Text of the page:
Professional dental cleaning is a general dental procedure for removal of plaque, tartar and stains from the teeth. Performed by a dentist or dental hygienist, cleanings typically include tooth polishing as well. “The oral cavity is colonized by a large number of different types of bacteria, which form a complex ecosystem in the mouth. Bacteria living on the surfaces of the teeth form a dental plaque or dental biofilm. Dental plaque can harden over time and form a tartar or calculus,” says Alexander Shor, DMD, MSD. Therefore a dental cleaning is necessary to remove this buildup and prevent unhealthy dental conditions from developing.

“It is intended as a preventive and treatment procedure for patients who present with plaque, gingivitis and minor loss of the supporting bone around their teeth. The frequency of prophylaxis appointments typically varies depending on the clinical presentation. The dentist may prescribe one or two prophylaxis appointments per year. Typically the patient is scheduled for a one-hour appointment,” says Dr. Shor.

Why Dental Cleanings Are Important

According to Shor, one of the most important objectives of the dental cleaning is prevention. Gum disease and cavities are two conditions commonly addressed in the cleaning. “Additional benefits of dental cleaning include removal of stains, which improves appearance of the teeth. Dental cleaning can also help in the prevention and treatment of bad breath,” says Shor. As part of the dental cleaning, the dentist and dental hygienist provide a report and educational information on the treatment and prevention of oral diseases.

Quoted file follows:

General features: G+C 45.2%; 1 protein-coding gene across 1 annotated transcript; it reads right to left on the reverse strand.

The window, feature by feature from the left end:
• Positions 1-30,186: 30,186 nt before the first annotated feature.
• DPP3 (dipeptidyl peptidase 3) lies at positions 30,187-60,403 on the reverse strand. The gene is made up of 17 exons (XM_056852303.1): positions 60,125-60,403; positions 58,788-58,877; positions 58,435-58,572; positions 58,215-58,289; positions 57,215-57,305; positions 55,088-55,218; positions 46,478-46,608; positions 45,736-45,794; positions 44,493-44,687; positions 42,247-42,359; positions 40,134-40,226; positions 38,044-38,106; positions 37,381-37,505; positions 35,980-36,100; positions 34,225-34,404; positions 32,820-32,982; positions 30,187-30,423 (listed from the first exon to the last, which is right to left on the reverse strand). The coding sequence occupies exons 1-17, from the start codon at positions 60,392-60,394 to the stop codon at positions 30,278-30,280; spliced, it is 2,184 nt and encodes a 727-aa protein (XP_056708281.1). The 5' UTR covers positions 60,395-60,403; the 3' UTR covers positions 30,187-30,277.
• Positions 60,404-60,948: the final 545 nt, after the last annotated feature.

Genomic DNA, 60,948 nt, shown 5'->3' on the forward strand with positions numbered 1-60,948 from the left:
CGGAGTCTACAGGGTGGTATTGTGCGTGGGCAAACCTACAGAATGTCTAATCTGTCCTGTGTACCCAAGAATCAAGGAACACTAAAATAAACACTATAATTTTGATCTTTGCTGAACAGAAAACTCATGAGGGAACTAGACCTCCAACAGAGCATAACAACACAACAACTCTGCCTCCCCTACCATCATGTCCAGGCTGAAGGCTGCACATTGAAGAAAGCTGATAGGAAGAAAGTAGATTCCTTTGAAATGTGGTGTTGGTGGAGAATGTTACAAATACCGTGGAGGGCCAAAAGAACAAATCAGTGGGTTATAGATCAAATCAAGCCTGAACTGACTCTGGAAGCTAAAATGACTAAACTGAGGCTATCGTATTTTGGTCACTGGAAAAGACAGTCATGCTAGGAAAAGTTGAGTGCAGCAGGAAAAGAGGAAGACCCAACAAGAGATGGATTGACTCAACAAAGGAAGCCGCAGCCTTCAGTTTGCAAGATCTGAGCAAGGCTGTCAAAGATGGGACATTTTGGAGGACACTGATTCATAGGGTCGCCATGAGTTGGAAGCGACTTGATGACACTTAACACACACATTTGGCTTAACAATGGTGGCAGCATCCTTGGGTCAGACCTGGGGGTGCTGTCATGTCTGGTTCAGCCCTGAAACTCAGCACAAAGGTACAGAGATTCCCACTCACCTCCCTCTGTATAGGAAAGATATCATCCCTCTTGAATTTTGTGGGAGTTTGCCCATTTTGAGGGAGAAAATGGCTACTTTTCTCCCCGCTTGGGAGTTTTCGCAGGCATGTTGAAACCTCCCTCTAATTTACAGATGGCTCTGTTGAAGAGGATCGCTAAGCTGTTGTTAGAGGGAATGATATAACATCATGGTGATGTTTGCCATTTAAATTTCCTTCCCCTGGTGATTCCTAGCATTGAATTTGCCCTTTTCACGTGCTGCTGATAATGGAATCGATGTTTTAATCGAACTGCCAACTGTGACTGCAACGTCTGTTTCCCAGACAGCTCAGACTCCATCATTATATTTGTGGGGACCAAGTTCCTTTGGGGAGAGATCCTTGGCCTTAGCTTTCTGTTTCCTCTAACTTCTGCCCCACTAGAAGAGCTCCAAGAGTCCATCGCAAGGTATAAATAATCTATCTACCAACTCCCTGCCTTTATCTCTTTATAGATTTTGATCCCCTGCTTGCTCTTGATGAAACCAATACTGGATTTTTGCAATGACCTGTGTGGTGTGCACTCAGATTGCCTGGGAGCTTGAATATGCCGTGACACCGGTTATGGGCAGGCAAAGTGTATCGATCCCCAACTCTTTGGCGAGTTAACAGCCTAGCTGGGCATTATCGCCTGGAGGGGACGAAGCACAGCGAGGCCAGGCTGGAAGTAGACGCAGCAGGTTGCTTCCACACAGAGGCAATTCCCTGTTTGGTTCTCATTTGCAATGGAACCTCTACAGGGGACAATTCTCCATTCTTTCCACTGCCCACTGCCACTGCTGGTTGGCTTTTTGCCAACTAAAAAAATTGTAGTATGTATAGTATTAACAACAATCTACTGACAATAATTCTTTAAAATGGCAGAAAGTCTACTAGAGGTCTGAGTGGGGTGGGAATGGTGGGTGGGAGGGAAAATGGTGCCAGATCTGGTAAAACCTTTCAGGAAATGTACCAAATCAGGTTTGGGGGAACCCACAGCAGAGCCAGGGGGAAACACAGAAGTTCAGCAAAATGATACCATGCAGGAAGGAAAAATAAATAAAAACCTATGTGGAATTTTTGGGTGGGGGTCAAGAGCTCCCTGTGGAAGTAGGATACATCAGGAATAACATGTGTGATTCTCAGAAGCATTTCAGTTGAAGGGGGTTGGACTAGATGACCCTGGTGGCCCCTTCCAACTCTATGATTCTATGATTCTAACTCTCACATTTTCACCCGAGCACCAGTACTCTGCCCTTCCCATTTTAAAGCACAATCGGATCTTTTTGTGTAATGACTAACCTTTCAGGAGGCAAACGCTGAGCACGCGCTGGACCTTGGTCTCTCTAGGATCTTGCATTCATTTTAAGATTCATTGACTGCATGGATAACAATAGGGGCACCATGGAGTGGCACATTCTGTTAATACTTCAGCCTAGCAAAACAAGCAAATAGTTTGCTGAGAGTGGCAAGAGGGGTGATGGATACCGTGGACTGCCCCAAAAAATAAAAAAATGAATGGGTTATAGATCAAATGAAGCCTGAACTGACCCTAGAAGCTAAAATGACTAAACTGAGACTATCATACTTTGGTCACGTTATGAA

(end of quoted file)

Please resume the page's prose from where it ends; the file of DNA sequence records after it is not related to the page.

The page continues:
Dental cleaning appointments also include diagnostic data collection. A dental professional will evaluate and measure the amount of dental plaque, gum bleeding and depth of gum pocket. This information is recorded and stored in the patient record and compared over time. As a diagnostic aid, dental radiographs are also used during the dental cleaning procedures.

Dental cleanings are typically completed with the help of specialized instruments. “In order to access the areas around the teeth, a specially-designed hand held cleaning tools are utilized. Specially-designed rotating brushes and polishing pastes are used for the polishing of the teeth,” says Shor.

For patients with advanced forms of gum disease and a high risk of cavities, dental cleaning may also include placement and application of localized antibacterial and remineralization medications.

Another type of dental cleaning is when a deeper cleaning is necessary and typically falls under the category of periodontal cleaning. “The dentist will prescribe a full-mouth debridement followed by one to four quadrants of deep cleanings called scaling and root planning, which consists of both ultrasonic and instrument scaling, usually with local anesthetic,” says Thalia Ohara, DDS.

The rest of the dental cleaning appointment should consist of an exam and possibly x-rays if the patient is due. “Once the cleaning is completed, you will typically finish the visit with a dental exam. X-rays may be needed in order to perform the exam. X-rays generally are updated as needed. During the exam, the doctor is checking for cavities, possible infections and other dental problems while also performing an oral cancer screening,” says Laura Frangella, DDS, PC.

Dentists also provide specific home care instruction and establish frequency of re-care based on the patient’s specific needs. “The hygienist and dentist review the visit, findings and develop an oral health plan for the next six months to one year. Aesthetic and oral health goals are again reviewed, to be sure that the plan addresses these goals,” says William Harper, DDS.